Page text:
Plumas County, CA is horse country, here on the western slope of the Sierra Nevada Mountains. You can’t drive through the area without seeing horses or horse trailers carrying horses. I live in a well developed section of E. Quincy and horses walk by my front yard every day, occasionally even pulling a buggy. Horses live on 3 properties within a stones throw of my front door. I have enjoyed feeding the neighbors’ horses bruised apples from the grocery store. I even owned a horse for a short time in the early 1970s.
The horse is a beautiful creature. It’s unfortunate that I didn’t get to spend more time with my own horse and I often wish I had become a better rider. One of my favorite outings many years ago – a date with a very nice lady and her kids – was a trail ride guided by one of my customers in Graeagle. It was a 2-hour trek through woods and creeks. Our horses were well behaved and we all had a great time. We all smelled like sweaty horse at the end of the day and that wasn’t too awfully unpleasant at all.
Our local college, Feather River College, has a well regarded equine studies program. It’s directed by Russell Reed and has had many years of success in training students in basic horsemanship and includes classes that will prepare men and women for owning and caring for a horse or mule and in depth business and management classes for those who want to have careers in training, pack station management, ranching and even rodeoing.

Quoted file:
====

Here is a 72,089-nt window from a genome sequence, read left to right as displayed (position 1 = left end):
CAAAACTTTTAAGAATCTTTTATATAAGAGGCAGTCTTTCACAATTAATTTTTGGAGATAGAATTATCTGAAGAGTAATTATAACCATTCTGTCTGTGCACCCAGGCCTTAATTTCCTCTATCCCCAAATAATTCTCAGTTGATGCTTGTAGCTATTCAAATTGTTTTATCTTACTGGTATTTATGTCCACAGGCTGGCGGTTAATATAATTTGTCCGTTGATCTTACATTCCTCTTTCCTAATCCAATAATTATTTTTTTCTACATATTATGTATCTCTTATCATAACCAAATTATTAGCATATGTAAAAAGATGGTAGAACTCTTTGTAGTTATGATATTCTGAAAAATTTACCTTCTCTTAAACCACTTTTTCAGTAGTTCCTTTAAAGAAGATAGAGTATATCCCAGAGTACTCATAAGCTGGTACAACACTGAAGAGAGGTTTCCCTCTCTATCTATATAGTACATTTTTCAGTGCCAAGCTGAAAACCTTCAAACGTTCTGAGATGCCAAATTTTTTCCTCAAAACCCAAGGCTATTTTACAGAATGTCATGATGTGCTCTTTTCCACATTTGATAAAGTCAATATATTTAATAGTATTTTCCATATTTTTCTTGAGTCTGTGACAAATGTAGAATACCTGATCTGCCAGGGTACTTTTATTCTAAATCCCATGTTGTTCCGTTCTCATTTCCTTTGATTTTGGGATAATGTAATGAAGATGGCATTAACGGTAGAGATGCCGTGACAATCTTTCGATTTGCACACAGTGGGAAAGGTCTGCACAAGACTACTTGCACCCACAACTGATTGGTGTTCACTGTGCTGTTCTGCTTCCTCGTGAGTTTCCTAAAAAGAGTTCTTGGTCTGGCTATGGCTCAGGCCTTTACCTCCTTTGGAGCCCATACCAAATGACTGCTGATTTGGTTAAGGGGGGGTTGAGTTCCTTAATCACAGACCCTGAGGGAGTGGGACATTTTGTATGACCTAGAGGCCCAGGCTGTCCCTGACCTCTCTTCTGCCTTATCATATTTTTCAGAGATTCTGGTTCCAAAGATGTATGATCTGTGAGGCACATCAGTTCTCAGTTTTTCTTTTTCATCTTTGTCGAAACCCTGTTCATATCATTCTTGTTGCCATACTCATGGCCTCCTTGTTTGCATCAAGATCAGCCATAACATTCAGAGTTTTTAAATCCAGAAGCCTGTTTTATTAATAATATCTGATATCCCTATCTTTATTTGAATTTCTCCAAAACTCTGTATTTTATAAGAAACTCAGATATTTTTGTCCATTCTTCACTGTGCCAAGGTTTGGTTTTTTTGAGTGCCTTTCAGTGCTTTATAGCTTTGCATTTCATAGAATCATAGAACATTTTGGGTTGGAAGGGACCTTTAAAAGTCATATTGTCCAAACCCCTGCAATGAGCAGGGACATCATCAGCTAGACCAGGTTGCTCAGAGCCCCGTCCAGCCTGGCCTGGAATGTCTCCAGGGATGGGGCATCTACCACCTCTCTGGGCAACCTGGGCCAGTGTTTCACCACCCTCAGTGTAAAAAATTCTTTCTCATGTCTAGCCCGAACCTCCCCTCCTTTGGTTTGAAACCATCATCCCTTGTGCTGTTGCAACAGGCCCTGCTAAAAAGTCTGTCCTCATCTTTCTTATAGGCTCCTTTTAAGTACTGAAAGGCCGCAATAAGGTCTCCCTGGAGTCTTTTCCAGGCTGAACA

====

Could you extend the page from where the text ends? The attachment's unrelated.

Anyone who works with horses needs to acquire a deep understanding of the animals and an ability to communicate effectively with them. Russell Reed, Director of Equine Studies, Feather River College
I spent an afternoon at the FRC Equestrian Center one day in 2015. I was practicing taking sports action shots, which was a bit difficult for me because of my poor lung health. But I had a great time. It surprised me the amount of work for both rider and horse that is involved in these classes. Most of the horses belong to the college, not the students, but there is a real affection shared between human and animal. My time at the arena was rewarding, especially when, at the end of the class, it was time for riders to dismount and prepare their horses for stabling, I caught this sweet gesture between horse and rider of appreciation for a good class. The affection seemed to be shared by both.
If you are interested in the Feather River College Equine Studies Program, follow that link to learn more about it. You may just want to take a date or your family on a trail ride. Plumas County has plenty of that too. I recommend the Greenhorn Guest Ranch, where you can do a lot more than just ride horses.